United States District Court, S.D. Illinois
MEMORANDUM AND ORDER
J. PHIL GILBERT, District Judge.
This matter comes before the Court on defendant Kenya A. Ganer's motion for retroactive application of the sentencing guidelines (Doc. 100). The government filed its response (Doc. 103) to which Ganer replied (Doc. 105). The government "responded" (Doc. 106) to Ganer's reply and Ganer subsequently "replied" (Doc. 107) to the government's "response." For the following reasons, the Court dismisses the motion.
On September 27, 2010, Ganer pleaded guilty to conspiracy to distribute crack cocaine from in or about May 2007, through in or about April 9, 2010. With a total offense level of 31 and criminal history category of four, Ganer's guideline range was 151 to 188 months. However, his statutory mandatory minimum was 20 years imprisonment making his effective guideline range 240 months. On February 14, 2011, the Honorable G. Patrick Murphy sentenced Ganer to 240 months imprisonment, ten years supervised release, a $100 special assessment, and a $500 fine.
Ganer filed the instant motion and maintains he is entitled to a sentence reduction pursuant to 18 U.S.C. § 3582(c), the Fair Sentencing Act of 2010, and Dorsey v. United States, 132 S.Ct. 2321 (2012). The government, however, contends this Court does not have jurisdiction to consider Ganer's motion.
Section 3582(c)(2) allows the Court to reduce a defendant's previously imposed sentence where "a defendant... has been sentenced to a term of imprisonment based on a sentencing range that has subsequently been lowered by the Sentencing Commission pursuant to 28 U.S.C. 994(o)." In doing so, the Court must consider the factors set forth in 18 U.S.C. § 3553(a) and must ensure that any reduction "is consistent with applicable policy statements issued by the Sentencing Commission." 18 U.S.C. § 3582(c)(2). Thus, a defendant urging a sentence reduction under § 3582(c)(2) must satisfy two criteria: (1) the Sentencing Commission must have lowered the applicable guideline sentencing range, and (2) the reduction must be consistent with applicable policy statements issued by the Sentencing Commission. If the defendant cannot satisfy the first criterion, the Court has no subject matter jurisdiction to consider the reduction request. United States v. Lawrence, 535 F.3d 631, 637-38 (7th Cir. 2008); see United States v. Forman, 553 F.3d 585, 588 (7th Cir. 2009), cert. denied, 557 U.S. 914 (2009).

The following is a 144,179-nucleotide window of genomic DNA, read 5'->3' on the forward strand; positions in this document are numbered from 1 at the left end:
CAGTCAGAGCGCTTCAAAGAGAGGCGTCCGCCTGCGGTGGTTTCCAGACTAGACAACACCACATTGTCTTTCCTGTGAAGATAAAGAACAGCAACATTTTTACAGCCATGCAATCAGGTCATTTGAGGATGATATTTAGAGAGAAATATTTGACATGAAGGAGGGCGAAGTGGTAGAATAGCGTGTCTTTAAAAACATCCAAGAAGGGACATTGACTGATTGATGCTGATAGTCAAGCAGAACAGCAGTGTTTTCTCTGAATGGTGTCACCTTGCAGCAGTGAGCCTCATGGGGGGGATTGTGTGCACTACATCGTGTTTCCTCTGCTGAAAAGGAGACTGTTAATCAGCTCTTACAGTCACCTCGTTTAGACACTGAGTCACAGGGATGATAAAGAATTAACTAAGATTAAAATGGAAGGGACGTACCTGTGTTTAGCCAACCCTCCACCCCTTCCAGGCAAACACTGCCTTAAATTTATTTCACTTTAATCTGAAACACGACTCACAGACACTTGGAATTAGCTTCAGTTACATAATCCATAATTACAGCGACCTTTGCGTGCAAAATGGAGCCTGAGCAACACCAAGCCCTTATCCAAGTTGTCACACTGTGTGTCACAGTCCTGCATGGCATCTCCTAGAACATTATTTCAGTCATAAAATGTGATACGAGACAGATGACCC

Ganer cannot satisfy the first criterion because he was not "sentenced to a term of imprisonment based on a sentencing range that has subsequently been lowered by the Sentencing Commission pursuant to 28 U.S.C. 994(o)." 18 U.S.C. § 3582(c)(2). Although Amendment 750 amended U.S.S.G. § 2D1.1 to lower some base offense levels associated with crack cocaine, it did not reduce the sentencing range of defendants whose minimum guideline sentence was determined under U.S.S.G. § 5G1.1(b) based on a statutory minimum rather than under U.S.S.G. § 2D1.1 based on relevant conduct amounts. See Forman, 553 F.3d at 588 ("Nothing in § 3582(c)(2) permits a court to reduce a sentence below the mandatory minimum."). Because Ganer was sentenced based on his statutory minimum sentence in accordance with U.S.S.G. § 5G1.1(b), not his base offense level set forth in U.S.S.G. § 2D1.1, under the old and amended guidelines, his guideline sentence would have been twenty years. Thus, the amendments did not lower his guideline range, and he cannot satisfy the first criterion under 18 U.S.C. § 3582(c)(2) for obtaining a sentence reduction.
Because Ganer cannot satisfy the first criterion under 18 U.S.C. § 3582(c)(2) for obtaining a sentence reduction, the Court does not have subject matter jurisdiction to consider a reduction request. See Forman, 553 F.3d at 588; Lawrence, 535 F.3d at 637-38. The Court therefore DISMISSES ...